[ exact phrase in "" • results by date ]

[ Google-powered • results by relevance ]


News Home

Subscribe to RSS feed

Add NWW headlines to your site (click here)

Sign up for daily updates

Keep Wind Watch online and independent!

Donate $10

Donate $5

Selected Documents

All Documents

Research Links


Press Releases


Publications & Products

Photos & Graphics


Allied Groups

County board to discuss wind-farm rule changes again on Thursday  

Credit:  By Ross Brown | Ford County Record | 12/18/2018 | www.paxtonrecord.net ~~

PAXTON – The Ford County Board will meet again to discuss proposed changes to the county’s ordinance regulating wind farms on Thursday night.

The board has called a special meeting for 7 p.m. Thursday in the second-floor courtroom at the courthouse in Paxton to discuss the changes. It will be the board’s second special meeting held on the topic since Dec. 1, when four newcomers joined the 12-member board.

In between the two special meetings was a meeting of the board’s zoning committee, which met for two hours Thursday night to try to hash out some of the changes to the ordinance that was originally enacted in 2009.

Board member Cindy Ihrke of rural Roberts suggested the introduction to the ordinance contain language that states that the ordinance “is adopted for the sole protection of Ford County residents.”

“Nowhere in the original document does it talk about the health, safety and welfare of property owners,” Ihrke noted.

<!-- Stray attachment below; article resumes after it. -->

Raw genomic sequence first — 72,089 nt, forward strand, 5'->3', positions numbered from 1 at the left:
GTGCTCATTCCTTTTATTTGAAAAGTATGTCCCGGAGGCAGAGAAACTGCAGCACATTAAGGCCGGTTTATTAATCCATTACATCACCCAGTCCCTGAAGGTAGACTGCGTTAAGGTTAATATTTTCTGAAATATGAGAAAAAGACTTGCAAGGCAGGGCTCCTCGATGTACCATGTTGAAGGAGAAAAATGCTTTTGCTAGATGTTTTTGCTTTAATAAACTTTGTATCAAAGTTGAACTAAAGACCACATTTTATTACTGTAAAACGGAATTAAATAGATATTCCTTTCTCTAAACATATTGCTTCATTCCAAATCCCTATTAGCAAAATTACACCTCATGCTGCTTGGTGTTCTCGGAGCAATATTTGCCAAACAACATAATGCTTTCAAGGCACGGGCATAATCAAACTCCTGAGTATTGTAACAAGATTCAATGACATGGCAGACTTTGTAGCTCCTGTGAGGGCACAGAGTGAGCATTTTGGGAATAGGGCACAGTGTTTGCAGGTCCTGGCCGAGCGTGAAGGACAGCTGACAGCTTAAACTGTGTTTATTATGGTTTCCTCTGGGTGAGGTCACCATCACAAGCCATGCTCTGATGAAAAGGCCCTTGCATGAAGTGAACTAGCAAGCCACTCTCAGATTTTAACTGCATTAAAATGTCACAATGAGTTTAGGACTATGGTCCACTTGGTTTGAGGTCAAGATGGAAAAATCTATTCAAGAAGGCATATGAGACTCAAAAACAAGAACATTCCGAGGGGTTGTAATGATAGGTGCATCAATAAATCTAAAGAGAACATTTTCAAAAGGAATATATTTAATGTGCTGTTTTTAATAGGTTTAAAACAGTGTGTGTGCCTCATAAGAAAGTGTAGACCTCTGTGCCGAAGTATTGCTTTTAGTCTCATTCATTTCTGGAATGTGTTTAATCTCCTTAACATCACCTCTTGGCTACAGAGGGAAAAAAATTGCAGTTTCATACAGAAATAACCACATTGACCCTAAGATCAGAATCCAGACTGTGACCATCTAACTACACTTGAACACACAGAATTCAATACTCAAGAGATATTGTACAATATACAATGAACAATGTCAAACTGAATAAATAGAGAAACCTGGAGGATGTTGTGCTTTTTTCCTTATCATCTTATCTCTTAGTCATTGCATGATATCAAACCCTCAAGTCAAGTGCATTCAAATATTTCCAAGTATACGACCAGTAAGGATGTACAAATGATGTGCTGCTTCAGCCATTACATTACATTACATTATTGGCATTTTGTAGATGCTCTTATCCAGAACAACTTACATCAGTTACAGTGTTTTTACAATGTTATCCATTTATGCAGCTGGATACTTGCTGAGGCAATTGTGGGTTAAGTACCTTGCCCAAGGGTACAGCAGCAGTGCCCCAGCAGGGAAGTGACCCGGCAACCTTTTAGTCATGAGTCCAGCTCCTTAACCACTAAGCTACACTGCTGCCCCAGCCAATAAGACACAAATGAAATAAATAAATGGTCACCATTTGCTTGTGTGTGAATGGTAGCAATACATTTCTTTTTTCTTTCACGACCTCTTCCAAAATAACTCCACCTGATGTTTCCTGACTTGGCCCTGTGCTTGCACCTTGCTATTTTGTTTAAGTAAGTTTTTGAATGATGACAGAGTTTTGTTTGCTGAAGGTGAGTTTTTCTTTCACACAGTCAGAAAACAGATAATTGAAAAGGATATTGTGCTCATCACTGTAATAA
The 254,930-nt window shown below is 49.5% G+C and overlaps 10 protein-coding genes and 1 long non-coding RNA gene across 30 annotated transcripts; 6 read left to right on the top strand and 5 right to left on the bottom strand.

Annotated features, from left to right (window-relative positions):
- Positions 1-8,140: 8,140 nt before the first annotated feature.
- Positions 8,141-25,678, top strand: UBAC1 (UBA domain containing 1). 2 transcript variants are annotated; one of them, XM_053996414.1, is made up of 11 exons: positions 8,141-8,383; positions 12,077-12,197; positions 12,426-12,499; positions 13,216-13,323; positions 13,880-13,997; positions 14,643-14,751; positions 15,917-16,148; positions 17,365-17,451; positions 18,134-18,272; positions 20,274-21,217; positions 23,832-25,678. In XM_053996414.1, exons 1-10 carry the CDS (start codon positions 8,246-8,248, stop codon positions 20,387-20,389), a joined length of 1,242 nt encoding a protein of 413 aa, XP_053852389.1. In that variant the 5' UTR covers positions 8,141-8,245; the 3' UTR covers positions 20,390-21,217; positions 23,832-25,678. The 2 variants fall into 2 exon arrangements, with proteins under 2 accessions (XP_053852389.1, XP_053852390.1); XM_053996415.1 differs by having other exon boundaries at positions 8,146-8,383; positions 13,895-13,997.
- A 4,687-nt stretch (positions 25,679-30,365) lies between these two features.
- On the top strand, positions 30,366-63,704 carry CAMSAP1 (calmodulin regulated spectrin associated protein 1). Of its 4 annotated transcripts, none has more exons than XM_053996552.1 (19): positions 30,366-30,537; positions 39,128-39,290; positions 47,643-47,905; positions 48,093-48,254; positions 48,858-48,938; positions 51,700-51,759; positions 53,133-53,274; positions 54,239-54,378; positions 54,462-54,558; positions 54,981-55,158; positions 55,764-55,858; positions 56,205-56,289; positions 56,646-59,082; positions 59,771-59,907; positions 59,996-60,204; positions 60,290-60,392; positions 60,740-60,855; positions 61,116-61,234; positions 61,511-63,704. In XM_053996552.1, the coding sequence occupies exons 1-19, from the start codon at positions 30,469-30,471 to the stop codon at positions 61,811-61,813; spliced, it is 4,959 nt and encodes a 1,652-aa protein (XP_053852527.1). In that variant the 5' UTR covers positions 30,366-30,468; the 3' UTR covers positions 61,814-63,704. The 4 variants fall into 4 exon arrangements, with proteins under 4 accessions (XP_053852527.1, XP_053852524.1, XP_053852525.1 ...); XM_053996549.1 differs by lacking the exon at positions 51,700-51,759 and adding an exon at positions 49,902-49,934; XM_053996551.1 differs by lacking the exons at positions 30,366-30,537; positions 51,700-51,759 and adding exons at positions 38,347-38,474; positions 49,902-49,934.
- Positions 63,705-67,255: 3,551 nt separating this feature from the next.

Later, board member Ann Ihrke of rural Buckley suggested the county prohibit meteorological research towers, commonly referred to as “met towers,” from being built without a special-use permit first being issued by the county.

Wind-farm developers use meteorological towers to monitor wind speeds in an area to determine the best spots to place wind turbines. However, Cindy Ihrke said some are being constructed without prior knowledge by the county board.

With a special-use permit, Cindy Ihrke noted, “at least we’d know that these projects are in line and are being built. Right now, the tower goes up and the neighbors have no idea what’s going on.”

Erin Baker, senior development manager for Apex Clean Energy, the developer of the proposed Ford Ridge Wind Farm near Gibson City and Sibley, pointed out that wind-farm developers are required to obtain a construction permit before building a meteorological tower. Ann Ihrke, however, noted that a building permit is not a special-use permit, adding that the board might not be aware of the issuance of a building permit even though the county’s zoning enforcement officer, Matt Rock, would be.

The committee’s chairman, Randy Ferguson of Gibson City, then said that he would want the county board to be aware of everything being built.

Later, Ann Ihrke suggested wind-farm developers be required to submit proposals for all turbine models they could potentially be using.
“In the past, some operators had been putting down a 400-foot tower (in their special-use permit applications) but then adding a 500-foot tower,” Ann Ihrke noted

The committee then discussed at length the issue of what is known as “shadow flicker.”

Ann Ihrke suggested the board add a provision to the ordinance requiring studies to be conducted on shadow flicker in “worst-case” weather, along with studies regarding noise and wildlife impacts.

Ann Ihrke then read a statement from the Illinois Environmental Protection Agency’s website stating that county boards would need to submit complaints to the IEPA regarding such issues. Unfortunately, Ihrke said, the IEPA has discontinued its complaint-review process due to budget cuts and can no longer enforce it.

As a result, Ann Ihrke said, the Ford County Sheriff’s Office would have to be tasked with enforcing rules. Engineer Greg Gustafson said, however, that the sheriff’s office “doesn’t have the means to do it.”